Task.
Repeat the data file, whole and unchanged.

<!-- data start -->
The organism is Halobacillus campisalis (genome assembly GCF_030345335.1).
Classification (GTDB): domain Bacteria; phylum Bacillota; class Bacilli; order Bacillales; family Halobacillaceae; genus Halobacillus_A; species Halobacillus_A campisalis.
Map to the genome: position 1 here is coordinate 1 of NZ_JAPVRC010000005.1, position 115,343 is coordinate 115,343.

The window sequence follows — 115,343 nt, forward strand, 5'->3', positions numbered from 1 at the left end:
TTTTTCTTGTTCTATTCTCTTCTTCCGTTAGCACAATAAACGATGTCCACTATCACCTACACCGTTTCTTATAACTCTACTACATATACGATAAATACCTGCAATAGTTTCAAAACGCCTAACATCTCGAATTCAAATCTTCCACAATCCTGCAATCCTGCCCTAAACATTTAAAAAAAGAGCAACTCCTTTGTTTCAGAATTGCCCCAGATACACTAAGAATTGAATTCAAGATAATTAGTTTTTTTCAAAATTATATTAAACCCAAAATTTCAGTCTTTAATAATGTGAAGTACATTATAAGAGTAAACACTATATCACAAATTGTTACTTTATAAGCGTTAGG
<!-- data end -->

The organism is Halobacillus campisalis (genome assembly GCF_030345335.1).
Classification (GTDB): domain Bacteria; phylum Bacillota; class Bacilli; order Bacillales; family Halobacillaceae; genus Halobacillus_A; species Halobacillus_A campisalis.
Map to the genome: position 1 here is coordinate 1 of NZ_JAPVRC010000005.1, position 115,343 is coordinate 115,343.

The window sequence follows — 115,343 nt, forward strand, 5'->3', positions numbered from 1 at the left end:
TTTTTCTTGTTCTATTCTCTTCTTCCGTTAGCACAATAAACGATGTCCACTATCACCTACACCGTTTCTTATAACTCTACTACATATACGATAAATACCTGCAATAGTTTCAAAACGCCTAACATCTCGAATTCAAATCTTCCACAATCCTGCAATCCTGCCCTAAACATTTAAAAAAAGAGCAACTCCTTTGTTTCAGAATTGCCCCAGATACACTAAGAATTGAATTCAAGATAATTAGTTTTTTTCAAAATTATATTAAACCCAAAATTTCAGTCTTTAATAATGTGAAGTACATTATAAGAGTAAACACTATATCACAAATTGTTACTTTATAAGCGTTAGG